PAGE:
In addition to overall volume of sedentary behaviour, the patterns by which sedentary behaviour is accrued were reviewed. However, consistent with previously summarized evidence syntheses [9], there was insufficient or low-certainty systematic review evidence to make recommendations on the frequency and/or duration of bouts or breaks in sedentary behaviour. The possibility that some types or domains of sedentary behaviour may be more detrimental to health than others, both in terms of their direct associations and their potential to displace time spent in more healthful physical activity, was also considered. For example, some studies report stronger associations with sedentary behaviour reported as TV viewing compared with total sitting time [7]. This may be due to differences in the behaviours themselves, differential measurement error/validity, or differences in residual/unmeasured confounding associated with the self-report measures and instruments, but further research is still needed to untangle this. Similarly, some misclassification may occur from device-based measures of sedentary time as many of these device placements (e.g. wrist, waist) do not currently distinguish between positions (e.g. lying, sitting, and standing still). At present, there is insufficient/low certainty review-level evidence directly comparing associations between different types/domains of sedentary behaviour to make any conclusions or recommendations.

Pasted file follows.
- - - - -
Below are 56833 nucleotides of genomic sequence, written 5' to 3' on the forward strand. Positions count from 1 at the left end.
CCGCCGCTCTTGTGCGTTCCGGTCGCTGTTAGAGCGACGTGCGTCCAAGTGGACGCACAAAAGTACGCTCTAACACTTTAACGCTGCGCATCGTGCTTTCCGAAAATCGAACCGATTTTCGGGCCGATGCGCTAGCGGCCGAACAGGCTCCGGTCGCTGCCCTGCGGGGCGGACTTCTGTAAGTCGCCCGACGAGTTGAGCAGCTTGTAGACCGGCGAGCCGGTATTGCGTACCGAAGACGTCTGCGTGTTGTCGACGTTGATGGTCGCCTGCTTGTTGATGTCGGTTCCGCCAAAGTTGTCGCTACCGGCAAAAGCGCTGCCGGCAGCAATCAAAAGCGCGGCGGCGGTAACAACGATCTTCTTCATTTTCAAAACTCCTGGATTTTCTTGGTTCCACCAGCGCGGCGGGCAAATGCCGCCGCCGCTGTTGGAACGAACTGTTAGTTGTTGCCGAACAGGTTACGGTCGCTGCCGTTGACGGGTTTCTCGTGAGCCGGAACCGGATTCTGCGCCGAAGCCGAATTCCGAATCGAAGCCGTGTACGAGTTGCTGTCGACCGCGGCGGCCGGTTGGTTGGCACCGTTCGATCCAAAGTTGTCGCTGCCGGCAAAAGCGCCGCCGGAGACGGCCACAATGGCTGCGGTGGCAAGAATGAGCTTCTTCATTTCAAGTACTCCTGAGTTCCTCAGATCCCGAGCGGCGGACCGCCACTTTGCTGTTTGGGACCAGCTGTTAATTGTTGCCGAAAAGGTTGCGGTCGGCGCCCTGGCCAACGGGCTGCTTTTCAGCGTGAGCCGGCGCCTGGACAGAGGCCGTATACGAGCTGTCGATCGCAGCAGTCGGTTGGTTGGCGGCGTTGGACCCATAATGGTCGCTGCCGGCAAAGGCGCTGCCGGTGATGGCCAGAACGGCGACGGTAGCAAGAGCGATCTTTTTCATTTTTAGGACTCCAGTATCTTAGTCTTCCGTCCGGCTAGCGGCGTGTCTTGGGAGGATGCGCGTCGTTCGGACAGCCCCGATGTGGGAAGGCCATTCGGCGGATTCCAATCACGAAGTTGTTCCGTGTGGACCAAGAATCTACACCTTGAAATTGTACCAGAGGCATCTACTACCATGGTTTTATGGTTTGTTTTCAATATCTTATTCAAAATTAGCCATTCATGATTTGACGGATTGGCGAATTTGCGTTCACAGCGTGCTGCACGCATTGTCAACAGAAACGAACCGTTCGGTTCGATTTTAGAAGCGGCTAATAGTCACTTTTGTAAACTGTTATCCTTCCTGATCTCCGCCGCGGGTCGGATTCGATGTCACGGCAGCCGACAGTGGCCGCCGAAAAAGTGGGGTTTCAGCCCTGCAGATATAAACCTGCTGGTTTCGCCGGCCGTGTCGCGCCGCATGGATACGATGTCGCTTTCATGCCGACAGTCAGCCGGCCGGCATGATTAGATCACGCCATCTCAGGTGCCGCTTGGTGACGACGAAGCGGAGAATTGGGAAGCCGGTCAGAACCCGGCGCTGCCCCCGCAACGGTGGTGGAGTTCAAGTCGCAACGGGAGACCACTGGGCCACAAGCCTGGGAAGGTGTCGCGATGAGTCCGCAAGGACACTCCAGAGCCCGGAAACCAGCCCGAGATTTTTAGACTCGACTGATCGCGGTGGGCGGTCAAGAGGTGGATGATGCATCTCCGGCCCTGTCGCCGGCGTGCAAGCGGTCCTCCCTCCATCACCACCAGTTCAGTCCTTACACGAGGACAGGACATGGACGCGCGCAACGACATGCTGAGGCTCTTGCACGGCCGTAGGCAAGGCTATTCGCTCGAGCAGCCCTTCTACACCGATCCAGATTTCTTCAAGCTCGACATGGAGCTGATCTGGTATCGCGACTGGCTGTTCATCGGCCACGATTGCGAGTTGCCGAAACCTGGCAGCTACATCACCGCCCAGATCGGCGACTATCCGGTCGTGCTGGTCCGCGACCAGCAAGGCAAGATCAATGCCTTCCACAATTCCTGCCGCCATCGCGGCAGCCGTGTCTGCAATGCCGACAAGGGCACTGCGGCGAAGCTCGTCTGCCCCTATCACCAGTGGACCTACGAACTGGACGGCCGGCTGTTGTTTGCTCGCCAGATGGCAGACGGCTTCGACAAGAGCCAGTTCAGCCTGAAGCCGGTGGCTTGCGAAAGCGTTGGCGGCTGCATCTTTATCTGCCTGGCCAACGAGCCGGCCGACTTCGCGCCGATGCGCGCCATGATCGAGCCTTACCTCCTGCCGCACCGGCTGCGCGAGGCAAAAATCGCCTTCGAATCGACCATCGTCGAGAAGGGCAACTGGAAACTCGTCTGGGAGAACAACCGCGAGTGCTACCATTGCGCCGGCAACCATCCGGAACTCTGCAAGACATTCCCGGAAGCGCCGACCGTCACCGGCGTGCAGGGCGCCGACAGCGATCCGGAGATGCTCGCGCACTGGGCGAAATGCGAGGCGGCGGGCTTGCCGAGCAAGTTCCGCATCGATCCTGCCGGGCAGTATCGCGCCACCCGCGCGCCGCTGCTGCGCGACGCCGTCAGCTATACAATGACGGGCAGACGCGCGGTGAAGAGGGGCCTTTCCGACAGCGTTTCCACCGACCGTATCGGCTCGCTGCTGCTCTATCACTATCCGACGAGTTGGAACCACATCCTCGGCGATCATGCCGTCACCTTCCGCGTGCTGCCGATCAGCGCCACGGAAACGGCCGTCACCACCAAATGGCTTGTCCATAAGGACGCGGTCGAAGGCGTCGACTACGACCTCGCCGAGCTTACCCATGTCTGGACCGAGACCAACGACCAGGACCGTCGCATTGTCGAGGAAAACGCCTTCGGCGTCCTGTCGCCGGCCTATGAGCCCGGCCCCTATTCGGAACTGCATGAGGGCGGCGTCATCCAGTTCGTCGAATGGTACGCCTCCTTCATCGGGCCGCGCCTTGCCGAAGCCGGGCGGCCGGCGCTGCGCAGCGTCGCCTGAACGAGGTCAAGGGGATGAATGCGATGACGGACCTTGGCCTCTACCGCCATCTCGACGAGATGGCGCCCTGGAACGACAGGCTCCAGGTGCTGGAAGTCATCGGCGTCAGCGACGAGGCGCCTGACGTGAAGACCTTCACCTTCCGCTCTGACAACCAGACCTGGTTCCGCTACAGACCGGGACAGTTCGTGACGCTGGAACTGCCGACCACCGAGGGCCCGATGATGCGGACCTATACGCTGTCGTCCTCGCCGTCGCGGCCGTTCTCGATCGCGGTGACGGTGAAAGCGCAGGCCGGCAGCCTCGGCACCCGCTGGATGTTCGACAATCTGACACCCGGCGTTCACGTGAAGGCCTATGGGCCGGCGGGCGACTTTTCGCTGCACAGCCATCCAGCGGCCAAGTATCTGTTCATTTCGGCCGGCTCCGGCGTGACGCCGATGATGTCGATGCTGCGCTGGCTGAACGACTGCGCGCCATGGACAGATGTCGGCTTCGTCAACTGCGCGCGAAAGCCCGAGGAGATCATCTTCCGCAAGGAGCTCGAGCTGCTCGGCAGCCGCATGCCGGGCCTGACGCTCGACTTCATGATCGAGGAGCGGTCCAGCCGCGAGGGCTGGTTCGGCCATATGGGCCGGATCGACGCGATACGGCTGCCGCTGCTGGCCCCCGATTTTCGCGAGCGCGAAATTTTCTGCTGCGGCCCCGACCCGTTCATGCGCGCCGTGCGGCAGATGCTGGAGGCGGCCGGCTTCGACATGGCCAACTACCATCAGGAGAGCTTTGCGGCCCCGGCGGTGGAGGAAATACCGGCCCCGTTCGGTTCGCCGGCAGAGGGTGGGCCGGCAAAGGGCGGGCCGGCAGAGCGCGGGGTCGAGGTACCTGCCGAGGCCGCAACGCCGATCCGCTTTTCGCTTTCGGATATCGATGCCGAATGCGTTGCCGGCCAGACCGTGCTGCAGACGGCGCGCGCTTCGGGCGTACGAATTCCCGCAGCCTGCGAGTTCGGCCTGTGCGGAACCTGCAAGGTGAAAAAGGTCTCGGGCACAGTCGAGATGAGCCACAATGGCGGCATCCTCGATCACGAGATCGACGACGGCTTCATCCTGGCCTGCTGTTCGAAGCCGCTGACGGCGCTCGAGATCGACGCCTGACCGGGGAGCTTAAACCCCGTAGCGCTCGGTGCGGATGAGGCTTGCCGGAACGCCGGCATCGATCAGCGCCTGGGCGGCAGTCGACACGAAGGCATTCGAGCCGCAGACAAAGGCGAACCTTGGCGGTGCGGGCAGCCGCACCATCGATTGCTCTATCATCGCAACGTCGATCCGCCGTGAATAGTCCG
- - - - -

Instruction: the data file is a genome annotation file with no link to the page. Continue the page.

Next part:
Direct evidence on sedentary behaviours and health outcomes in people living with disabilities or chronic conditions, or pregnant or postpartum women, remains sparse. However, the evidence reviewed in the general adult population, including the benefit of undertaking more MVPA to help counteract the potential risks of high levels of sedentary behaviour, was considered applicable (assuming no contraindications) and therefore extrapolated to inform guidelines on sedentary behaviour for these specified sub-populations [41, 42] for a common set of critical health outcomes, with a downgrading of certainty to reflect indirectness (see Table 4). In extrapolating this evidence to people living with disabilities, it was recognized that certain population groups, such as wheelchair users, unavoidably sit for long periods of time and sitting may therefore be the norm. For these groups, sedentary behaviour is best defined based on the low energy expenditure component, rather than the postural component (e.g. moving in a power chair or being pushed in a wheelchair). The final guidelines on sedentary behaviour for all adults and older adults are detailed in Table 4.